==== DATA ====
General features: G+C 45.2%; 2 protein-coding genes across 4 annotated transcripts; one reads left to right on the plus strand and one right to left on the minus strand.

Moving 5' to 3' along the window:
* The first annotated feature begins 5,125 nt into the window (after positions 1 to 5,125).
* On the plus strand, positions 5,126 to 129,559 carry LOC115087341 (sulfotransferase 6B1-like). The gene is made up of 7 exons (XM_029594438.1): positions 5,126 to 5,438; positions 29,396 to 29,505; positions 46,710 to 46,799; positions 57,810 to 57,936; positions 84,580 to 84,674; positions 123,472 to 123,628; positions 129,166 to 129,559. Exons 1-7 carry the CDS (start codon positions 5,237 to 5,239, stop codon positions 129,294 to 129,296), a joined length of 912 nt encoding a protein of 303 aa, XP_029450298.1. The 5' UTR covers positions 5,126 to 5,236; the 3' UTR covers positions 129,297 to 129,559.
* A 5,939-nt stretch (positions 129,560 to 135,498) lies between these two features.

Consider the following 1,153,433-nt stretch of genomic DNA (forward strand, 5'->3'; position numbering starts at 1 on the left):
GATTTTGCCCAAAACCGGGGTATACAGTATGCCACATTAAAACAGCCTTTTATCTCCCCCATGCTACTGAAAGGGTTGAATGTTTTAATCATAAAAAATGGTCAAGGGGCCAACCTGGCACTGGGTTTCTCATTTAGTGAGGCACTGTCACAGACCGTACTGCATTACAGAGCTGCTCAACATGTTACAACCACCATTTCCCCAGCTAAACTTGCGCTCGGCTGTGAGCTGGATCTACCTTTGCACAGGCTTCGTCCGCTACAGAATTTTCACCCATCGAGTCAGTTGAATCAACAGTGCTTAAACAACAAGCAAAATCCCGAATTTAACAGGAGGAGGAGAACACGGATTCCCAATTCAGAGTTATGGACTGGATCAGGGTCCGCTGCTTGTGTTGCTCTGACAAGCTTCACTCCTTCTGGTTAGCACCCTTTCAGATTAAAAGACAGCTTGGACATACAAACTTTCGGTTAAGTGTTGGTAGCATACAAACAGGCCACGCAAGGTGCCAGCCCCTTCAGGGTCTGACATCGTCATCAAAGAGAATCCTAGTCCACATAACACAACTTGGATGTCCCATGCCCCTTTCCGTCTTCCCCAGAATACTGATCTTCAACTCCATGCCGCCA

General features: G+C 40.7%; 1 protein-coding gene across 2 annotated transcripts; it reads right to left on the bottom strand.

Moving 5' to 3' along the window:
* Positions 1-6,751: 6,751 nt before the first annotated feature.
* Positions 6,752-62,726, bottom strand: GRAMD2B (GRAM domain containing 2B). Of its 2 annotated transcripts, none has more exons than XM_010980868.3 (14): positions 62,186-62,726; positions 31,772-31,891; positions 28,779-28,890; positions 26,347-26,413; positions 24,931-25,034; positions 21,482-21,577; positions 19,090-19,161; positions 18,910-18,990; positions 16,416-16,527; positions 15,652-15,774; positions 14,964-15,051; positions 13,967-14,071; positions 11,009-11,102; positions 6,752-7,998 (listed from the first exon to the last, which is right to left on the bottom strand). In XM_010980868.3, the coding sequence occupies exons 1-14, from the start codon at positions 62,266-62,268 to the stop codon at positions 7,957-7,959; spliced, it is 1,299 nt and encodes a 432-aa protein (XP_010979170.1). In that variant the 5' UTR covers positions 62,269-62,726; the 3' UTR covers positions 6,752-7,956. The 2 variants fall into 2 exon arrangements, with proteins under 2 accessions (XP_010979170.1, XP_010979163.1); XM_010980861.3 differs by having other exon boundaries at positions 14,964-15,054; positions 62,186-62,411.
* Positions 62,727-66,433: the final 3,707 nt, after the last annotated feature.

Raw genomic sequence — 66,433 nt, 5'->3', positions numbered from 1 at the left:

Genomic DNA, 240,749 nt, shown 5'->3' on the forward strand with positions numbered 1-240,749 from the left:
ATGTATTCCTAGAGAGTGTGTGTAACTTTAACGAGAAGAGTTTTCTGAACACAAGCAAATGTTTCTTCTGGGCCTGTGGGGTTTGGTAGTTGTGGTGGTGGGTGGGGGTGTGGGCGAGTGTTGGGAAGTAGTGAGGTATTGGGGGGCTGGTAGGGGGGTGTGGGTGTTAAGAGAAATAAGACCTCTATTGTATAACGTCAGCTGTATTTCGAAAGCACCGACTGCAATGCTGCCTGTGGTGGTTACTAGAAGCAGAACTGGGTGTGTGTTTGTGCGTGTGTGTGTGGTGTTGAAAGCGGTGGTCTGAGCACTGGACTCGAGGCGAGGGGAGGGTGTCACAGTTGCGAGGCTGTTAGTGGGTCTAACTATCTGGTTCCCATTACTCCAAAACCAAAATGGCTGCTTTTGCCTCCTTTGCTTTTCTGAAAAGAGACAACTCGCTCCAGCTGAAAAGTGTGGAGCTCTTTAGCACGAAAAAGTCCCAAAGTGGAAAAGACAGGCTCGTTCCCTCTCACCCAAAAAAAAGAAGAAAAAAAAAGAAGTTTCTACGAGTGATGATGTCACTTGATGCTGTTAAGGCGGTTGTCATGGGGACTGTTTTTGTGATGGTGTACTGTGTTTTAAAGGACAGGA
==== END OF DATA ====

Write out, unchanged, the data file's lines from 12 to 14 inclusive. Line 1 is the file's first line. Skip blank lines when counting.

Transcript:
* Positions 62,727-66,433: the final 3,707 nt, after the last annotated feature.

Raw genomic sequence — 66,433 nt, 5'->3', positions numbered from 1 at the left:

Genomic DNA, 240,749 nt, shown 5'->3' on the forward strand with positions numbered 1-240,749 from the left: